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Why Aren't There More Nonprime Finance Companies

December 2006, F&I and Showroom - Feature

by Jim Bass - Also by this author

Many times, the F&I managers in dealerships become frustrated because they believe quality deals are being offered to nonprime finance companies, yet there seems to be difficulty in getting many of the deals bought. Although it seems all the published guidelines are being met, there’s something in the mysterious score cards killing deals. An obvious question is: Aren’t there any companies that like nonprime applicants any more? If not, why doesn’t someone start such a company?

Recently, there has been a general move toward consolidation of nonprime companies into depository institutions (banks), which has limited the variety of available programs. For example, what once was Auto One, Arcadia and TranSouth is now a single program handled by CitiFinancial Auto. Likewise, WFS Financial has been absorbed by Wachovia, Wells Fargo Special Finance by Wells Fargo Auto Finance, Bank One Special Finance by Chase Auto Finance, etc. In practically every case, these companies have also, more or less, abandoned the general FICO range below about 560 in favor of moving up the credit scale, seeking lower overall losses in their portfolios.

There are finance companies still buying low scoring paper, but those companies pay practically no attention to FICO scores and instead rely more on down payment and underwriter judgment for their decisions. Typical advances in those cases are significantly below 100 percent of wholesale value, many times as low as 75 percent of wholesale value. Obviously, it takes a strong down payment to make that structure work.

In the FICO range between 500 and 550, finance companies are few and far between. Yet, many successful companies started and prospered in that range. So, if they have become too loss conscious to purchase in that range, why doesn’t someone start a company that prefers that range? In the past, this was a profitable proposition.

Matching Expectations With Capabilities

An interesting fact is that investment firms, hedge funds, investment bankers and private equity firms are more interested in nonprime financing these days than in the last 10 years. So what’s the hold up? Are there no management guys out there wishing to start a company? Is there a problem getting management people together with investment finance sources? The answer to both questions is there are plenty of people who wish to start companies and there are investment sources who wish to invest. The problem seems to be one of matching expectations with capabilities.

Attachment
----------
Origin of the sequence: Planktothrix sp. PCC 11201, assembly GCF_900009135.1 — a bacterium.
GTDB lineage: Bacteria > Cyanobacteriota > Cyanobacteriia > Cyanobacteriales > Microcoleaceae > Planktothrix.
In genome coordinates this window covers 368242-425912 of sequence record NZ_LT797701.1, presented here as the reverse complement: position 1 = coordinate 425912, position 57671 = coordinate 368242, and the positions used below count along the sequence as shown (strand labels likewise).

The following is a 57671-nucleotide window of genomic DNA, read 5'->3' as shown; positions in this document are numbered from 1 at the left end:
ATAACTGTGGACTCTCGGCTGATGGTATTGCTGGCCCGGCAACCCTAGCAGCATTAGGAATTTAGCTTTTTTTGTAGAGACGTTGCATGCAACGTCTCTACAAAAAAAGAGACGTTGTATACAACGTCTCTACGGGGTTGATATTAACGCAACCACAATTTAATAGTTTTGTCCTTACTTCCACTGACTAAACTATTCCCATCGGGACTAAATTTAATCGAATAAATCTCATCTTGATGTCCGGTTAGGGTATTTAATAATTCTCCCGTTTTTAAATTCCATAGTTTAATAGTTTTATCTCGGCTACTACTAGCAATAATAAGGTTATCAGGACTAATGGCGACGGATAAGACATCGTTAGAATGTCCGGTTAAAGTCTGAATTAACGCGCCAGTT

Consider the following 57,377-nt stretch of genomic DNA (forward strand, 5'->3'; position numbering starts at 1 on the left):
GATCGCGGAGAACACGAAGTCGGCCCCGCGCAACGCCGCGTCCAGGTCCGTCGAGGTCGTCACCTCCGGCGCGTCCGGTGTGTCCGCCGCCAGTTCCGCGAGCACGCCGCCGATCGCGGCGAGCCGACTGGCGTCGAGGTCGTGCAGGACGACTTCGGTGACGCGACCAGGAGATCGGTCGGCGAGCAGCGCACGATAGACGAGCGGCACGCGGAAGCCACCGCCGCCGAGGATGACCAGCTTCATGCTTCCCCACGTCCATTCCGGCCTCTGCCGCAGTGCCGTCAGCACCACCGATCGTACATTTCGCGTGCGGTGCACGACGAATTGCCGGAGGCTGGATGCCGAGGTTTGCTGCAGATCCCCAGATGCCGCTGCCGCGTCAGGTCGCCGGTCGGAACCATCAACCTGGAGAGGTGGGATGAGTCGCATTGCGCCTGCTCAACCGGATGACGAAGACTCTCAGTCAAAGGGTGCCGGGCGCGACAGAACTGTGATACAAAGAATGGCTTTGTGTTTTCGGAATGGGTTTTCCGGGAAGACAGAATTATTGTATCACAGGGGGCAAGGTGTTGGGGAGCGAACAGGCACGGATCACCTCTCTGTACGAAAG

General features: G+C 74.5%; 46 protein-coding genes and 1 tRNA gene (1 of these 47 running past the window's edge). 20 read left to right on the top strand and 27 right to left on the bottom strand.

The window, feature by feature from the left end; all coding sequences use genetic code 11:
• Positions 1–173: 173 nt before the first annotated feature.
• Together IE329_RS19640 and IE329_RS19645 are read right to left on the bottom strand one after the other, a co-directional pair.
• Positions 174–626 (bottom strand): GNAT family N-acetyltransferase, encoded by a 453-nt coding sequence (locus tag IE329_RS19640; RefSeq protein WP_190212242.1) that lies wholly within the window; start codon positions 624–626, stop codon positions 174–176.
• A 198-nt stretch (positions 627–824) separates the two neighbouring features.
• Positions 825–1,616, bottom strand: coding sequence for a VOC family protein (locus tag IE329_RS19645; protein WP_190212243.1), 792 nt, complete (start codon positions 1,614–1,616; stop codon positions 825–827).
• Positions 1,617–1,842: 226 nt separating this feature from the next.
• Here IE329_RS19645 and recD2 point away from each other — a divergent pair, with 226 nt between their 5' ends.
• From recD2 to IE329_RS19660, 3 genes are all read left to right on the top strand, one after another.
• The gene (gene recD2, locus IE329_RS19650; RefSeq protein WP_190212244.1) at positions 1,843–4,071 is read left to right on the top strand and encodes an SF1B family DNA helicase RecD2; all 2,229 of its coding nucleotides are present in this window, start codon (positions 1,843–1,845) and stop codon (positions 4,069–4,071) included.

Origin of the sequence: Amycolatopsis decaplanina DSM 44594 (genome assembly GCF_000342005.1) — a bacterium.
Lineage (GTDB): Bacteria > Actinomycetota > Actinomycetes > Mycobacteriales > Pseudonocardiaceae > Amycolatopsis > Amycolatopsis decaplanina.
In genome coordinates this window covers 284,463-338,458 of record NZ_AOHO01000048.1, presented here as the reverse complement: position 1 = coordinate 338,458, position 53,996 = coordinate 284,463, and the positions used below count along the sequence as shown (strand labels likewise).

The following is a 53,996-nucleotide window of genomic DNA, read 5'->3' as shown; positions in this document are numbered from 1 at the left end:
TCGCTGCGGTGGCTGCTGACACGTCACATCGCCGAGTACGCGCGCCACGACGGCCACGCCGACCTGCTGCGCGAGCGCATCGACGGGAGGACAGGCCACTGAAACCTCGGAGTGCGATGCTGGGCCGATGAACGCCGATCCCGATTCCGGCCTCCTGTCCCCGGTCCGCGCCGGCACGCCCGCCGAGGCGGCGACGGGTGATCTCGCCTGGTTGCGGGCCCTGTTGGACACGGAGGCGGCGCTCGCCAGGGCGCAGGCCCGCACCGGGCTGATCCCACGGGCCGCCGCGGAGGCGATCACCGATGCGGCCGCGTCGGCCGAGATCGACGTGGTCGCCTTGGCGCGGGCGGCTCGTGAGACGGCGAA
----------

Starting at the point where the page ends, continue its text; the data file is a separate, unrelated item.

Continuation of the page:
Most investment companies look for opportunities with relatively high expected returns and relatively low risk of losing their investment. One way to judge a potential investment is to look at the track record of the company being invested in. This is where we have a disconnect as a start-up company. No matter the quality, in-depth experience and personal track records of management, it has no track record. It just hasn’t had any finance paper on its books long enough to determine what the loss picture looks like.

Consequently, financial models that attempt to forecast the success of a company are largely based on industry information instead of data that is unique to the company at hand. What makes the investors uncomfortable is that every finance company develops a culture of underwriting and collection that makes its portfolio performance somewhat different from the norm. If the new company does better with its financial result, that’s good. If it doesn’t, that costs the investor his or her return on investment, which is a bad thing. So, being able to look into the crystal ball and seeing a favorable outcome is important to investors, a difficult task without the finance company having some actual history to prove its philosophy is a profitable one.

Investors Want to See Some “Skin”

Another question that arises when attempting to attract capital is

whether the founders have enough “skin” in the game, and whether it’s enough that the founders are taking a significant personal risk. My experience has been that the investing institutions will provide great amounts of money, but they also expect the founding group of managers to have stretched their investment in the company so they will be highly motivated to make the new venture a success. In other words, if the business fails, the investment folks want the founding group to suffer in greater proportion than the investment group will. In a phrase, founding managers should have a significant portion of their personal net worth tied up in the new venture.

Typically, the management group that wishes to start a company is

composed of people who have been in exec

utive positions with successful finance companies, and who were probably holders of little to no equity in those companies. These are individuals who have become convinced that they can do it better than their current employer, the very reason behind their desire to start a new finance company. However, when they figure out how much they can pull together as beginning capital, the several tens of thousands of dollars required might put those ambitions into question. In the grand scheme of things, this may still be insignificant.

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